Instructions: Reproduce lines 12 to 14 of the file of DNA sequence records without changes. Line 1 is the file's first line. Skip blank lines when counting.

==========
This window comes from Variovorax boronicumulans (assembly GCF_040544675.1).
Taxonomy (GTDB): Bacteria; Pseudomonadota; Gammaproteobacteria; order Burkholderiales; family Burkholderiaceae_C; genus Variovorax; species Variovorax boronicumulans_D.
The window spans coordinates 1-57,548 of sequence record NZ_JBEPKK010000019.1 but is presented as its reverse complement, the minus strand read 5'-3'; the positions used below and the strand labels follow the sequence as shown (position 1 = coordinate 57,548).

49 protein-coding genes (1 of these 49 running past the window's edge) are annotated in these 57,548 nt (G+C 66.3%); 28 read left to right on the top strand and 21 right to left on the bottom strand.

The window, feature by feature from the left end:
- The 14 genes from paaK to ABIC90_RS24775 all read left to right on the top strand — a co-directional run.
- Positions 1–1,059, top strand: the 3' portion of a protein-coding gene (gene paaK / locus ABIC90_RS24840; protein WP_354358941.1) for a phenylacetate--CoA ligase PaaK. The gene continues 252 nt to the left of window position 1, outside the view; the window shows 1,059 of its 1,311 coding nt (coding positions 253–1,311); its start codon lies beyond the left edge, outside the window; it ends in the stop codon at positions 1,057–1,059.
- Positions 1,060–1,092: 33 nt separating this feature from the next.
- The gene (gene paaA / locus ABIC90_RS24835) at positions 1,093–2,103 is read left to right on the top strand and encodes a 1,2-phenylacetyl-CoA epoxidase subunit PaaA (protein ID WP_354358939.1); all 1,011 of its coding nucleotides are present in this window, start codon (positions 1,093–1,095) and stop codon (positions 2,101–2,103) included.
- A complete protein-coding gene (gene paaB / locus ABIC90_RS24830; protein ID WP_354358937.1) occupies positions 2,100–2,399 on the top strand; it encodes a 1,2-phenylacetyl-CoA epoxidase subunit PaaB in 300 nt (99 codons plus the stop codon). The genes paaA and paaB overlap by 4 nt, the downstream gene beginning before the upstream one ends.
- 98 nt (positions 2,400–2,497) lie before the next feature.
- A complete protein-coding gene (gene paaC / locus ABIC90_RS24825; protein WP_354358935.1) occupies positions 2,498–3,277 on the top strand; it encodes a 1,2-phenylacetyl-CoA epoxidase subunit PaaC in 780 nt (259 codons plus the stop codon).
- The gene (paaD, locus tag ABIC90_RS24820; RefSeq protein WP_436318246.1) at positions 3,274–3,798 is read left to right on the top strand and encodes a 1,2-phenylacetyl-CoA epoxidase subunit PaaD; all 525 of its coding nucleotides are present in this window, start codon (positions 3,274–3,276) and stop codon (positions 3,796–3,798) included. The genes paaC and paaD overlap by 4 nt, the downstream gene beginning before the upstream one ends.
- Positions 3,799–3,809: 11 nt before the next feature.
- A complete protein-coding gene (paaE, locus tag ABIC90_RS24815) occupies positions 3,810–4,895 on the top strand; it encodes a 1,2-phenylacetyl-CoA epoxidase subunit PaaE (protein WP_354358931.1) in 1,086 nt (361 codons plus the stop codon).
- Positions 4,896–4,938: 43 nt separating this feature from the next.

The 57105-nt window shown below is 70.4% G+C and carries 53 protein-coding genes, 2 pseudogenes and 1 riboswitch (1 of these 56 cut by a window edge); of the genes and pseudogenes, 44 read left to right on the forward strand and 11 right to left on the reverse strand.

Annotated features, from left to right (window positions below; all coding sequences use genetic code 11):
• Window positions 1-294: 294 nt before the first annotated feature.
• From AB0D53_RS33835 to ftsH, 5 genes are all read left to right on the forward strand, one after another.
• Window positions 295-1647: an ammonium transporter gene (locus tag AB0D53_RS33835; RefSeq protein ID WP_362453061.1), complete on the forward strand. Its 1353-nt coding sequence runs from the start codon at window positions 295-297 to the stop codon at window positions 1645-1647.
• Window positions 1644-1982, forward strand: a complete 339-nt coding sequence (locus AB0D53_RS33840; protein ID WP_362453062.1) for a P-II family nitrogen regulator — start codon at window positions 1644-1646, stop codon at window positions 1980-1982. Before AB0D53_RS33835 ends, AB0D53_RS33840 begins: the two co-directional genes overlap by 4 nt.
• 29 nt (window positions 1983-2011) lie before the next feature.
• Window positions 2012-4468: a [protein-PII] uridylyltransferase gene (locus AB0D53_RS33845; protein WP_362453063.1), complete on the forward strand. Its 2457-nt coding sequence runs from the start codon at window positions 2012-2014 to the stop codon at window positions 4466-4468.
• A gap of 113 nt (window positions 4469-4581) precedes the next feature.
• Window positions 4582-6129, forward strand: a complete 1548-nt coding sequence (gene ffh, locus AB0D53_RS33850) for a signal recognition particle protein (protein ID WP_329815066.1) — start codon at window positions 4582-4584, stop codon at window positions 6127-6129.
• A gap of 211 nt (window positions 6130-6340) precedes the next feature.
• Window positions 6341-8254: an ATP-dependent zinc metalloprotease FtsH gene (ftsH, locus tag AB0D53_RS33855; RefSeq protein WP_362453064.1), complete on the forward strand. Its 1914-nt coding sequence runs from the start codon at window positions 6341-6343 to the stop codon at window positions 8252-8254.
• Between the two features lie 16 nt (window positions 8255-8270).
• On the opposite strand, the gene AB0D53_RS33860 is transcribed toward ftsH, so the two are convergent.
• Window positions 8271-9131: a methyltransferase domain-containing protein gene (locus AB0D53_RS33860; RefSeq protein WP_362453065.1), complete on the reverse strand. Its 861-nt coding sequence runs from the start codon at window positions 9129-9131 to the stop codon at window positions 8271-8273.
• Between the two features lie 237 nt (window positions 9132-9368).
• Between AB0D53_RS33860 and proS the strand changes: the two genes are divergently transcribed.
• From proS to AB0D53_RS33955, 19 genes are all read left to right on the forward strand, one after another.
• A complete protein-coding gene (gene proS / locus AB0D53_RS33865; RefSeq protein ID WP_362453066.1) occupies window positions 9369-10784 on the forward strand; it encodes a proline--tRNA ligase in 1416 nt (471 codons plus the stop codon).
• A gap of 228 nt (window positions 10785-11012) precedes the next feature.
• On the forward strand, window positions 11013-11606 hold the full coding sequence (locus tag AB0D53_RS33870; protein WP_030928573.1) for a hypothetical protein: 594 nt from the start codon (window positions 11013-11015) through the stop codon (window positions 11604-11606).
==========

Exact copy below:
- A complete protein-coding gene (gene paaC / locus ABIC90_RS24825; protein WP_354358935.1) occupies positions 2,498–3,277 on the top strand; it encodes a 1,2-phenylacetyl-CoA epoxidase subunit PaaC in 780 nt (259 codons plus the stop codon).
- The gene (paaD, locus tag ABIC90_RS24820; RefSeq protein WP_436318246.1) at positions 3,274–3,798 is read left to right on the top strand and encodes a 1,2-phenylacetyl-CoA epoxidase subunit PaaD; all 525 of its coding nucleotides are present in this window, start codon (positions 3,274–3,276) and stop codon (positions 3,796–3,798) included. The genes paaC and paaD overlap by 4 nt, the downstream gene beginning before the upstream one ends.
- Positions 3,799–3,809: 11 nt before the next feature.